Thursday, August 19, 2021

REVIEW: 'Titans' - Kory's Exploration of Her Blackouts Leads Her Back to Her Sister in a Surprising Way in 'Blackfire'

HBO Max's Titans - Episode 3.04 "Blackfire"

Devastated by loss, the Titans find themselves in disarray. While Dick throws himself into drawing out Red Hood with Jonathan Crane, Kory and Gar work to understand Starfire's escalating visions, leading them to a surprising source.

In 2020, the television industry aired 493 scripted shows across numerous outlets. The way people consume content now is different than it used to be. It happens according to one's own schedule. As such, it's less necessary to provide ample coverage of each episode in any given season from a show. Moreover, it is simply impossible to watch everything. As such, this site provides shorter episodic reviews in order to cover as many shows as possible. With all of that being said, here are my thoughts on the next episode of HBO Max's Titans.

"Blackfire" was written by Stephanie Coggins and directed by Millicent Shelton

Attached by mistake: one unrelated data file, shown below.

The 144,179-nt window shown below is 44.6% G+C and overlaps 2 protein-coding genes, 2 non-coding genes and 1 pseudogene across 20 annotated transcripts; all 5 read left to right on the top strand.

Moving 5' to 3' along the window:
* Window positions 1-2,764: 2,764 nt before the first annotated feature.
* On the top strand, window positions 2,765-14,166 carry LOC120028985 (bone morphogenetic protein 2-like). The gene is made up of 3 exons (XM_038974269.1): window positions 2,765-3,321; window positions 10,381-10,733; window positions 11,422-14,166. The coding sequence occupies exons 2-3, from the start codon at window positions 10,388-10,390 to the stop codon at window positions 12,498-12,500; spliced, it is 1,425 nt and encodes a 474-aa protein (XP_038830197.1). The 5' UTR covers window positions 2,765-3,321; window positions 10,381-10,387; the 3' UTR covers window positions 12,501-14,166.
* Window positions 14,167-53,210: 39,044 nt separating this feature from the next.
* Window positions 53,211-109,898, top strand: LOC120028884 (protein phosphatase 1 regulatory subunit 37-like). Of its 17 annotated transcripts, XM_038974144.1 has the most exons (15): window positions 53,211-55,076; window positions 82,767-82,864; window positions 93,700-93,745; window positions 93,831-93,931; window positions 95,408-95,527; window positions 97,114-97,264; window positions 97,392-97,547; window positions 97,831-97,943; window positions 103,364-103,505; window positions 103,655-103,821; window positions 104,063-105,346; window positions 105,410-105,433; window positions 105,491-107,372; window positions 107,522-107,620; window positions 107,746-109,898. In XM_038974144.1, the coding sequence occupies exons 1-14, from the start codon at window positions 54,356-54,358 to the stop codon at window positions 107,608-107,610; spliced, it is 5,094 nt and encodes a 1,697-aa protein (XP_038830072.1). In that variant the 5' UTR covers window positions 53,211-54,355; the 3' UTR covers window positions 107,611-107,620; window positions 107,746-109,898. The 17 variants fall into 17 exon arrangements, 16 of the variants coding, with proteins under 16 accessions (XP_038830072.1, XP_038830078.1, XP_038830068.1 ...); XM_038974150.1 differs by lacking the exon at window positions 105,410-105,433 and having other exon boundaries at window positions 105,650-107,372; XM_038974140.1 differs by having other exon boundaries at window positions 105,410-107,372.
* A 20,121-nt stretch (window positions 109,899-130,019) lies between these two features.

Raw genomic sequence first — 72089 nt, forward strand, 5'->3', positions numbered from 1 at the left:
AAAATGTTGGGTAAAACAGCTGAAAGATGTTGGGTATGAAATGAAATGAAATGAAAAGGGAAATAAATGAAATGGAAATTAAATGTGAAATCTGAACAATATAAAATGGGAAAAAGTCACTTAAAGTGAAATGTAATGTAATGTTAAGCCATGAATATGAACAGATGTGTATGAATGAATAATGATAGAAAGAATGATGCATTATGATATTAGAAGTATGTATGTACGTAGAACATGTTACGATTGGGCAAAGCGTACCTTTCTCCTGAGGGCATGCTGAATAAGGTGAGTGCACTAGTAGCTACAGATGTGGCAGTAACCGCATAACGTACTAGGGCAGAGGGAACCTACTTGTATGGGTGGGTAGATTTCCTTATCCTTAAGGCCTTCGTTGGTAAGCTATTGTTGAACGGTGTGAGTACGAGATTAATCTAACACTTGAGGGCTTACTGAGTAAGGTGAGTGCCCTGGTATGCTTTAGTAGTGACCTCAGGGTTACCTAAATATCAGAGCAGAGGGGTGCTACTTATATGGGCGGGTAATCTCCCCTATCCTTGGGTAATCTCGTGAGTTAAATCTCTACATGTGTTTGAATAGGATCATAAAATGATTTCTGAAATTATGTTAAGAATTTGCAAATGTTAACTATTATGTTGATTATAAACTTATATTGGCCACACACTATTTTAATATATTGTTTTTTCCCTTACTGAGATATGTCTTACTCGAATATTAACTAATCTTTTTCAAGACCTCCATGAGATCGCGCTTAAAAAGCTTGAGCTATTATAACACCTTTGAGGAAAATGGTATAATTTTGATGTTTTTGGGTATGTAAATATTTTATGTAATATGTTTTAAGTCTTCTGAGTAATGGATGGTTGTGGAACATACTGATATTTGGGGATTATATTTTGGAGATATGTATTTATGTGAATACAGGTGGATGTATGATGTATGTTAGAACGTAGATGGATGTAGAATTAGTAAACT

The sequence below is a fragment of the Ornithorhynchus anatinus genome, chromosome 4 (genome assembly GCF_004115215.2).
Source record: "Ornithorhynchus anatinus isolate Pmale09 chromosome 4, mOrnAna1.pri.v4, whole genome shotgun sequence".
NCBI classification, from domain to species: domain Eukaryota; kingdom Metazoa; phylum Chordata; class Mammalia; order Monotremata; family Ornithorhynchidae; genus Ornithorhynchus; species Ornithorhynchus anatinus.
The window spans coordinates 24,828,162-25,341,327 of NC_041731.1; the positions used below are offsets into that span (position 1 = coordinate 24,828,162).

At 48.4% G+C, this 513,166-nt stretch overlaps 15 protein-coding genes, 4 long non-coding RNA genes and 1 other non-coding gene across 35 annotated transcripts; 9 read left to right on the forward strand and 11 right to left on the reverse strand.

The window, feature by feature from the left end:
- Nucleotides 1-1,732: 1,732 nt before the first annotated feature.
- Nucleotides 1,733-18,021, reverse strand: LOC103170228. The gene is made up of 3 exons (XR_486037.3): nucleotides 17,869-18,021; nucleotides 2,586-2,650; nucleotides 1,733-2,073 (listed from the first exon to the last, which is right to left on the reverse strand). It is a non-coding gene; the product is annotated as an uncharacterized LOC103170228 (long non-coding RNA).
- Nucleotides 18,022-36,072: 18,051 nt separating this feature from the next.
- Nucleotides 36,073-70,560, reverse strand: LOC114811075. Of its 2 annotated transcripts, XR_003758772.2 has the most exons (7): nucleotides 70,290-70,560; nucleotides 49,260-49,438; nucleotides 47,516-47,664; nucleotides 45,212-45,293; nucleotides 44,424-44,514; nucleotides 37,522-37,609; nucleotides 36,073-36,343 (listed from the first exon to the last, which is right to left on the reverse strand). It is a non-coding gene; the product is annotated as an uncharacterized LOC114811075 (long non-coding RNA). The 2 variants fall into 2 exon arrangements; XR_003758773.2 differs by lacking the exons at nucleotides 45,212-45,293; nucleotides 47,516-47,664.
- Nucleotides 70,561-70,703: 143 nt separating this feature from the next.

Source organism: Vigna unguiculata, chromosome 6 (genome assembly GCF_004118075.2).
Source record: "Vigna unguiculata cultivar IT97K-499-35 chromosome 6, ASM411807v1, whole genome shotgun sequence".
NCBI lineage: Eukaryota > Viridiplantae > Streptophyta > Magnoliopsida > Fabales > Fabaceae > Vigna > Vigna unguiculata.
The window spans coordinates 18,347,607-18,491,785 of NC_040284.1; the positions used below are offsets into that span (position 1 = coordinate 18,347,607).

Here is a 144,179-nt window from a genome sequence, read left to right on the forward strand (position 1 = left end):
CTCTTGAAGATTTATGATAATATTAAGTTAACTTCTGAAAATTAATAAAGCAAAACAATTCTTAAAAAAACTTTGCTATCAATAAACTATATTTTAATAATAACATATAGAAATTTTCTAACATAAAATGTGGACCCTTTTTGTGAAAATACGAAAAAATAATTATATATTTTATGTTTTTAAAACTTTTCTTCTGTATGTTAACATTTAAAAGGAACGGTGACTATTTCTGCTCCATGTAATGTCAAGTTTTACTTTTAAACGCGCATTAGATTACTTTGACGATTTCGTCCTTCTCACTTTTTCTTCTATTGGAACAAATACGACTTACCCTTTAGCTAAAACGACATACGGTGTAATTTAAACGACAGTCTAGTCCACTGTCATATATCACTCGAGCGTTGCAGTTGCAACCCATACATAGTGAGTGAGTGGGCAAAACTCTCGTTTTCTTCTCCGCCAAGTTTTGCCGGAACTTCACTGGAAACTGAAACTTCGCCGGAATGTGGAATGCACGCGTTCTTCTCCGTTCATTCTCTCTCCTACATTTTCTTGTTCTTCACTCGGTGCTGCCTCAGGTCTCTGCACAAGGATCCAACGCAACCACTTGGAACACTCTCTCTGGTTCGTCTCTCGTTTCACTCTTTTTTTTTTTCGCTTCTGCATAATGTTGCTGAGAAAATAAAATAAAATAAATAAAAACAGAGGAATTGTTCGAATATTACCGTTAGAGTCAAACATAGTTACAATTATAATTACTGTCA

The season so far has shown Kory not being in complete control of herself. It's a mystery that certainly threatened those around her. However, her actions never compromised the team when they were out in the field. This isn't something new for her either. The end of the second season also featured glitches with her powers. That obstacle presents in a new context this season though. It's one where she seeks outside help in the hopes of understanding what's happening to her. Gar applies the lessons he learned from helping Rachel also deal with the random but destructive visions she had. She had to find a way to gain control over them. Meanwhile, Justin explained how it could be a mechanism used by her subconscious to force her to address something significant in her life. Of course, he doesn't know that she is an alien. He hopes to treat her just like any of his other patients. He certainly can provide some insight that can help her. She is overwhelmed because if she loses control she will hurt the people who trust her to protect them. That's a scary prospect. In reality, this was always going to tie back to Blackfire somehow. It's even explained how there is a psychic link between the sisters. Blackfire has been imprisoned. The government has enough resources to keep her caged and without her powers. She can still reach out to the only other person from her planet. Kory has been confused by all of this. The moment she knows what's going on it suddenly makes sense that her sister has been messing with her mind. It's a little too convenient that Kory has forgotten about this given that she is still motivated by her former culture. She has found a new home for herself on Earth. She has escaped the responsibilities that awaited her on Tamaran. Blackfire took over. She has come to punish Kory for deserting her people. This is the way justice must be extended. And yet, no developments have been allowed to flourish in that plot against the Titans. It was shocking when Blackfire landed on Earth. She has essentially been left in stasis from that moment. She has been unable to do anything that could compromise her sister. Now, she is set free. Kory makes that choice. She cannot allow her sister to be imprisoned for the rest of her life. She does need to be punished. They are reunited once more. The bond remains incredibly tense. That's exciting for the future. Meanwhile, this episode just confirms the basics and sets up a new path for this story to pursue. It's basic in its ambitions. That applies to the subplot with Dick as well. He makes the huge leap in assuming that Jonathan Crane has corrupted Jason and that's resulted in his rise as Black Hood. The Titans are grieving the loss of Hank. Dawn has flown off to Paris to try to figure out what comes next in life. The older members of the Titans yearn for clarity after a life issuing vigilante justice. The debate still rages on how much good they accomplish. Consequences have come for the team. They don't spend much time sitting in that though. Even when Crane tries to manipulate Dick, it doesn't really make much of an impact. Of course, Dick still makes some crucial mistakes. He once again goes rogue. In doing so, he gets confirmation that Crane is truly the mastermind behind everything. The audience probably picked up on that. It's simply baffling how Dick could have solved this mystery already. It's only explanation is the show needing to let this secret out in the open now because it has a lot it wants to accomplish and not enough time to let it all happen as naturally as it seemingly should. All of this comes with the certainty that two villains are now on the loose. Dick can't stop Jason. Plus, Crane vanishes. It's because Dick didn't trust Barbara with the plan. As such, she intervenes and Dick is annoyed. It's a pattern repeating. Dick wants to say that he has evolved and learned from his mistakes. He can't be provoked by villains comparing him to the sins of the past. That's clearly what the show is still comfortable producing in his overall character arc. That's not encouraging in the slightest. It makes everything read as forced. An attempt is made at having the hero and villain size each other up to see who is more vulnerable. Both Dick and Crane flex control in the wilderness. They seek to boast of their skills. Neither of them come across as impressive though. The effort is apparent too. That basically confirms a story that sees itself as smart without the execution to back it up fully. A busy overall episode hopes to cover up some of these issues as best it can. It's still rather clear and lacking though.